Of the 311 specimens collected in Dak Nong Province, 308 were molecularly identified as members of 15 Anopheles species. Anopheles maculatus (48.7%) and An. crawfordi (15.9%) were the dominant species, followed by An. dirus (7.5%), which is considered the main vector of “forest malaria”, An. gigas (8%), An. barbumbrosus (7%), An. kochi (5%) and nine other species (8%) – An. asiaticus, An. campestris, An. nitidus, An. philippinensis, An. sawadwongporni, An. subpictus, An. tessellatus, An. umbrosus and An. vagus, each of which was represented by 1–5 specimens (Table 3).
Specimens of theAnophelesspecies (n = 24) collected in Dak Nong and Binh Phuoc Provinces, Vietnam
Major malaria vector species are indicated in boldface.
Unlike Dak Nong Province, An. dirus (74%) and An. minimus (16%) accounted for 90% of the collections made in Binh Phuoc Province. These two species are known to be the main malaria vectors. Anopheles sawadwongporni, considered to be a secondary vector, represented 3% of the collections. Of the 17 species (486 specimens) collected in the province, 14 species (An. aconitus, An. barbirostris, An. barbumbrosus, An. indefinitus, An. jeyporiensis, An. karwari, An. kochi, An. maculatus, An. nitidus, An. pampanai, An. philippinensis, An. rampae, An. scanloni and An. subpictus) comprised only 7% of the collections, each represented by six or fewer specimens (Table 3). Anopheles scanloni and An. rampae were only collected in Binh Phuoc Province. This is the first discovery of An. scanloni in Vietnam and the first time An. rampae has been found so far south in the country. Comparative analysis of DNA sequences from these two species showed a high degree of similarity with sequences of these species recorded in GenBank (http://www.ncbi.nlm.nih.gov/). The sequences for the Vietnamese species are deposited in GenBank under accession numbers KJ746968-KJ746995.
Detection of Plasmodium species and Wuchereria bancrofti
A total of 765 Anopheles females were assayed for the presence of Plasmodium and W. bancrofti using a multiplex real-time PCR method with Taqman probes. One female of An. dirus and one of An. pampanai captured in Binh Phuoc Province were found to be infected with P. vivax (Figure 3A, B). The conventional PCR method of Cunha et al. for parasite detection was used to confirm the infection of P. vivax (Figure 3C). The PCR products of the two P. vivax isolates were sequenced and both sequences detailed in Additional file1. Based on these results, the P. vivax infection rate in Anopheles specimens collected in Binh Phuoc was 0.41% (2/486): 0.28% (1/361) for An. dirus and 20% (1/5) for An. pampanai (this high rate is due to the small number of specimens assayed and probably does not reflect the actual rate of infection in this species). None of the Anopheles specimens collected in the two provinces were infected with P. falciparum, P. knowlesi or W. bancrofti, and none collected in Dak Nong Province were infected with P. vivax.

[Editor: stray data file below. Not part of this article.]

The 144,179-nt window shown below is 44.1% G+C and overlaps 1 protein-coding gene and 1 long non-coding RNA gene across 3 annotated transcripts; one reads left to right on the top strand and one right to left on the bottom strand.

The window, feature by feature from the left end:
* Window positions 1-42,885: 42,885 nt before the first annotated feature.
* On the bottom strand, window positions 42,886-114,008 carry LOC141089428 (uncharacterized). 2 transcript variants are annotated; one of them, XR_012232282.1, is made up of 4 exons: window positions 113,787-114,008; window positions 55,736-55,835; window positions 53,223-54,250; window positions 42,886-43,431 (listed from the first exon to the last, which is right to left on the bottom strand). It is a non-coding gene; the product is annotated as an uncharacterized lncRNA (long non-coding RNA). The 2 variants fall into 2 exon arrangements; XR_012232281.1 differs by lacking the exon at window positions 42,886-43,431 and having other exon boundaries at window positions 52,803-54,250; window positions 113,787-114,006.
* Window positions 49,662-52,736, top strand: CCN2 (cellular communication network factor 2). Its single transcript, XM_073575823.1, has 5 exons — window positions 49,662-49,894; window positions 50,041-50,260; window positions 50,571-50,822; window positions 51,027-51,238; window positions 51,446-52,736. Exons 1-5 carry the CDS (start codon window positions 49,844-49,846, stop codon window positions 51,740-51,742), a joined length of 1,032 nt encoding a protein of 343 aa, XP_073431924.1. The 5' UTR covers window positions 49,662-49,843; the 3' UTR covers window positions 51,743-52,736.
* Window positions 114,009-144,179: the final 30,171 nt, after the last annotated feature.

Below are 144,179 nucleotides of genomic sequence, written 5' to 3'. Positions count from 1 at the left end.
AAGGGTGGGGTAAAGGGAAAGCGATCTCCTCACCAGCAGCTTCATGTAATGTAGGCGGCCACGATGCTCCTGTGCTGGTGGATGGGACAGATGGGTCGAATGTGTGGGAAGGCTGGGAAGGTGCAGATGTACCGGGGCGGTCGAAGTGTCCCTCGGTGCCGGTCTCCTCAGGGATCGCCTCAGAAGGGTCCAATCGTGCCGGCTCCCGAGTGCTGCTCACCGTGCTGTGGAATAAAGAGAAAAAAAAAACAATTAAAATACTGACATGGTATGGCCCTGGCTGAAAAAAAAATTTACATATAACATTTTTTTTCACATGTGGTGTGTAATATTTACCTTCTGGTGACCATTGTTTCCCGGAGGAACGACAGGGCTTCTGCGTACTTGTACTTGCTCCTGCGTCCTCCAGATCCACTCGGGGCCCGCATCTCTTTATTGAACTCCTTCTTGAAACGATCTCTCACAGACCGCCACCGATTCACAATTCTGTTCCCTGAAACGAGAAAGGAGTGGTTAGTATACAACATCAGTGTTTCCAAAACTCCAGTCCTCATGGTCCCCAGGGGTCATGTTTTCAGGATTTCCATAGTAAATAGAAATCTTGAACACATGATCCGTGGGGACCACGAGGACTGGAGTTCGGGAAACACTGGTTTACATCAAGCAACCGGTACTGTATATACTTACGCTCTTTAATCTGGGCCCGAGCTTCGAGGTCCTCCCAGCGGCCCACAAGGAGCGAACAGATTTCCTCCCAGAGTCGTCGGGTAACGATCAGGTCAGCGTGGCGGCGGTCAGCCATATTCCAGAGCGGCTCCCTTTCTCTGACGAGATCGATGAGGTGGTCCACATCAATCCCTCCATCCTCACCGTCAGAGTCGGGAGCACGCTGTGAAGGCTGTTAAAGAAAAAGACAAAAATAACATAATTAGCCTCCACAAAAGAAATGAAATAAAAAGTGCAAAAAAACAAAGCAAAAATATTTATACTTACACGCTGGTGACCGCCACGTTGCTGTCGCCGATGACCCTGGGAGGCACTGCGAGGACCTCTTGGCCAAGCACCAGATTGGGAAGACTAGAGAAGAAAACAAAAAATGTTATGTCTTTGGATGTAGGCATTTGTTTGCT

Diversity of Anopheles mosquitoes in Dak Nong and Binh Phuoc Provinces
Vietnam, and Southeast Asia in general, is known to have the most diverse Anopheles fauna and the largest number of species complexes and groups anywhere in the world[49–51]. Anopheles dirus and An. minimus are recognized as the main vectors of malaria in Southeast Asia, but other species have been incriminated, including An. maculatus, An. sawadwongporni, An. sinensis, An. aconitus, An. pampanai, An. harrisoni, An. peditaeniatus and An. philippinensis[1, 3–5, 7, 52]. The density of each species depends on the ecology of the area where transmission occurs[53–56]. One of the sibling species of the Dirus Complex, An. scanloni, is considered to be one of the primary vectors in southern Thailand, and it has also been reported in southern Myanmar, but until now it has not been found in other countries[8, 51, 57]. In Thailand, An. scanloni is considered to have a non-continuous distribution because it is closely linked to limestone karst habitat, which has not been found in Vietnam (CTN, personal observation). Of the 390 females of the Dirus Complex included in the present study, four were molecularly identified as An. scanloni, the first record of this species in Vietnam. Of the eight species that comprise the Dirus Complex, three are now known to occur in Vietnam, i.e. An. scanloni, An. dirus and An. aff. takasagoensis. Although An. rampae of the Maculatus Group has been recorded in northern and north-central provinces of Vietnam (Lang Son, Ninh Binh, Nghe An and Quang Binh Provinces)[40, 60], this is the first discovery of this species in the south-central region of the country. This species, An. maculatus and An. sawadwongporni are three species of the Maculatus Group that are known to occur in Vietnam. The Maculatus Group includes nine species in southern Asia that are difficult to distinguish morphologically due to overlapping anatomical characters, but despite this shortcoming they are considered to play a role in malaria transmission in several regions[51, 61–63]. Anopheles maculatus and An. sawadwongporni, for example, have been implicated in malaria transmission in Vietnam[1, 5]. Although four and six specimens of An. scanloni and An. rampae, respectively, were collected in the present study, this once again demonstrates the importance of accurately identifying Anopheles species, especially sibling species, and evinces the reliability of molecular assays for this purpose. This result also highlights the need for further studies to elucidate the occurrence and role of these two species in malaria transmission in Vietnam.